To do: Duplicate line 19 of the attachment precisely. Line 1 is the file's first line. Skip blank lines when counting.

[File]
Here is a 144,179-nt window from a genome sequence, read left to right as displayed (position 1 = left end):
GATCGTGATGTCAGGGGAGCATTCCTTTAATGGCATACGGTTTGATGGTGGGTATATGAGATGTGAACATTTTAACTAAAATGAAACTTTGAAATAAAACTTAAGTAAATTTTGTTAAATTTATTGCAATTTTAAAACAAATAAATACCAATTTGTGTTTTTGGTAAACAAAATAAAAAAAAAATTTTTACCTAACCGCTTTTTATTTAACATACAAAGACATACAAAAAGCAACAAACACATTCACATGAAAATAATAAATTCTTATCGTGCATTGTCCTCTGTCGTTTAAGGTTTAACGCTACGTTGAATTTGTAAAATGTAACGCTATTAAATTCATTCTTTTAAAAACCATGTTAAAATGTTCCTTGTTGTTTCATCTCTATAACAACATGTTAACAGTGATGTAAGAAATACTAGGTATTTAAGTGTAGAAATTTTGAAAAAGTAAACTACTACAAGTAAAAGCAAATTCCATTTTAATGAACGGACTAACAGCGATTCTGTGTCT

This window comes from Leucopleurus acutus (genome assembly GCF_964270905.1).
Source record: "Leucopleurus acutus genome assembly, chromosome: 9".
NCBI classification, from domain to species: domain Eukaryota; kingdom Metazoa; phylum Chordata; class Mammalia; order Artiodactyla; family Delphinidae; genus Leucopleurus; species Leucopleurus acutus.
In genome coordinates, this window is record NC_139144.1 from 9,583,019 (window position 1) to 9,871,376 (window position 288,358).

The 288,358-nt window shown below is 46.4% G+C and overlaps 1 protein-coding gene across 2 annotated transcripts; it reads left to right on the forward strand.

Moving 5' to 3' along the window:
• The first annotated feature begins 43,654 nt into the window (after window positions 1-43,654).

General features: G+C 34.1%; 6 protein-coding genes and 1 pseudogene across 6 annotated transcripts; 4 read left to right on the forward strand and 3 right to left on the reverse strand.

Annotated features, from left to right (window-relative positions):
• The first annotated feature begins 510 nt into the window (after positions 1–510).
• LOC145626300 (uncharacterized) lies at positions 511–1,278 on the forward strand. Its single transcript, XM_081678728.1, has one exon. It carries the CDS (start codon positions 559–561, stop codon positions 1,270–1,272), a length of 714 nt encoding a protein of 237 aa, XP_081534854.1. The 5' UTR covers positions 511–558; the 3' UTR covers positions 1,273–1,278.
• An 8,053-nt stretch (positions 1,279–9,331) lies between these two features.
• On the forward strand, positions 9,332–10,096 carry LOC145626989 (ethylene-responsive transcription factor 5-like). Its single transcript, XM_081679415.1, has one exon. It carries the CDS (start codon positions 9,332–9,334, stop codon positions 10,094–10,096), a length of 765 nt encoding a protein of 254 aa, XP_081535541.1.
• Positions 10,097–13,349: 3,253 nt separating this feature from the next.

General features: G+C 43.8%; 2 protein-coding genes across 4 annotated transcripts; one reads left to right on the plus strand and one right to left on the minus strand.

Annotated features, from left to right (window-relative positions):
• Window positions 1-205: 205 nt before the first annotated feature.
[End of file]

• Window positions 1-205: 205 nt before the first annotated feature.